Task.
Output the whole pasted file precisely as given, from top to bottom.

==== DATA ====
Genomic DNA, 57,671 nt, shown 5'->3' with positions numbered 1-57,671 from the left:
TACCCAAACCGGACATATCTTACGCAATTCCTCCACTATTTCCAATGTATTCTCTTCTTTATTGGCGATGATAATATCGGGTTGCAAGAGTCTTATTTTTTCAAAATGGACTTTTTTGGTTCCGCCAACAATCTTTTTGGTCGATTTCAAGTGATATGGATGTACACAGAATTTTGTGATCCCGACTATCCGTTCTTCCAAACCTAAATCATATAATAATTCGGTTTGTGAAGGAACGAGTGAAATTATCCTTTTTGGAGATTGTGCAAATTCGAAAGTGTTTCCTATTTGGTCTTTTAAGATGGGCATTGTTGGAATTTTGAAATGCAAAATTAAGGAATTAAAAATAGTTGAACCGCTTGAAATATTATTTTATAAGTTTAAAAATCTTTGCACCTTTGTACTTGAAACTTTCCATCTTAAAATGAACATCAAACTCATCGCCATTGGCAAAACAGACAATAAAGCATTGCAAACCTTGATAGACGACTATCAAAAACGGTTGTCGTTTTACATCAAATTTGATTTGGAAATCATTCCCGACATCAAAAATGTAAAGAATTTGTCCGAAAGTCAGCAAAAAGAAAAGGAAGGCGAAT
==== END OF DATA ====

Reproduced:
Genomic DNA, 57,671 nt, shown 5'->3' with positions numbered 1-57,671 from the left:
TACCCAAACCGGACATATCTTACGCAATTCCTCCACTATTTCCAATGTATTCTCTTCTTTATTGGCGATGATAATATCGGGTTGCAAGAGTCTTATTTTTTCAAAATGGACTTTTTTGGTTCCGCCAACAATCTTTTTGGTCGATTTCAAGTGATATGGATGTACACAGAATTTTGTGATCCCGACTATCCGTTCTTCCAAACCTAAATCATATAATAATTCGGTTTGTGAAGGAACGAGTGAAATTATCCTTTTTGGAGATTGTGCAAATTCGAAAGTGTTTCCTATTTGGTCTTTTAAGATGGGCATTGTTGGAATTTTGAAATGCAAAATTAAGGAATTAAAAATAGTTGAACCGCTTGAAATATTATTTTATAAGTTTAAAAATCTTTGCACCTTTGTACTTGAAACTTTCCATCTTAAAATGAACATCAAACTCATCGCCATTGGCAAAACAGACAATAAAGCATTGCAAACCTTGATAGACGACTATCAAAAACGGTTGTCGTTTTACATCAAATTTGATTTGGAAATCATTCCCGACATCAAAAATGTAAAGAATTTGTCCGAAAGTCAGCAAAAAGAAAAGGAAGGCGAAT